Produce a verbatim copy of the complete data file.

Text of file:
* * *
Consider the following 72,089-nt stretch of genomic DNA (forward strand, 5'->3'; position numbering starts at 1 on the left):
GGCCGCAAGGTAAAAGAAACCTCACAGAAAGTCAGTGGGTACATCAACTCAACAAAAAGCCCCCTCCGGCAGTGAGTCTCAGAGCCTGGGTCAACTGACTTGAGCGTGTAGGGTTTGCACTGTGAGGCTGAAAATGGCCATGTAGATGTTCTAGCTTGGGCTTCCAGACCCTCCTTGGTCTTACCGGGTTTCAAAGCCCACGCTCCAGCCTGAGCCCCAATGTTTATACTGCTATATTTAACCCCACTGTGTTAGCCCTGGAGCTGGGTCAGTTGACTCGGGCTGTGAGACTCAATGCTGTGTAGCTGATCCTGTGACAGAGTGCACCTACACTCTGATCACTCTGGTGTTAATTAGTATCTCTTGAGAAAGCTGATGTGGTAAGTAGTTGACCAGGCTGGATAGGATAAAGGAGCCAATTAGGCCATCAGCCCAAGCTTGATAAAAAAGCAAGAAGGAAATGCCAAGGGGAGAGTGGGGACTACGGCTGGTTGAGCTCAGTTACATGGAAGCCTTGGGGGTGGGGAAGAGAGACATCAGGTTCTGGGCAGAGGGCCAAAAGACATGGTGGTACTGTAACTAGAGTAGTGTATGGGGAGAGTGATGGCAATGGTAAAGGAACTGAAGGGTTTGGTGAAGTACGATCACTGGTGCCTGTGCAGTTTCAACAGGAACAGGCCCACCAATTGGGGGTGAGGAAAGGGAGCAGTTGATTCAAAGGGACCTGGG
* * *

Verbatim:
Consider the following 72,089-nt stretch of genomic DNA (forward strand, 5'->3'; position numbering starts at 1 on the left):
GGCCGCAAGGTAAAAGAAACCTCACAGAAAGTCAGTGGGTACATCAACTCAACAAAAAGCCCCCTCCGGCAGTGAGTCTCAGAGCCTGGGTCAACTGACTTGAGCGTGTAGGGTTTGCACTGTGAGGCTGAAAATGGCCATGTAGATGTTCTAGCTTGGGCTTCCAGACCCTCCTTGGTCTTACCGGGTTTCAAAGCCCACGCTCCAGCCTGAGCCCCAATGTTTATACTGCTATATTTAACCCCACTGTGTTAGCCCTGGAGCTGGGTCAGTTGACTCGGGCTGTGAGACTCAATGCTGTGTAGCTGATCCTGTGACAGAGTGCACCTACACTCTGATCACTCTGGTGTTAATTAGTATCTCTTGAGAAAGCTGATGTGGTAAGTAGTTGACCAGGCTGGATAGGATAAAGGAGCCAATTAGGCCATCAGCCCAAGCTTGATAAAAAAGCAAGAAGGAAATGCCAAGGGGAGAGTGGGGACTACGGCTGGTTGAGCTCAGTTACATGGAAGCCTTGGGGGTGGGGAAGAGAGACATCAGGTTCTGGGCAGAGGGCCAAAAGACATGGTGGTACTGTAACTAGAGTAGTGTATGGGGAGAGTGATGGCAATGGTAAAGGAACTGAAGGGTTTGGTGAAGTACGATCACTGGTGCCTGTGCAGTTTCAACAGGAACAGGCCCACCAATTGGGGGTGAGGAAAGGGAGCAGTTGATTCAAAGGGACCTGGG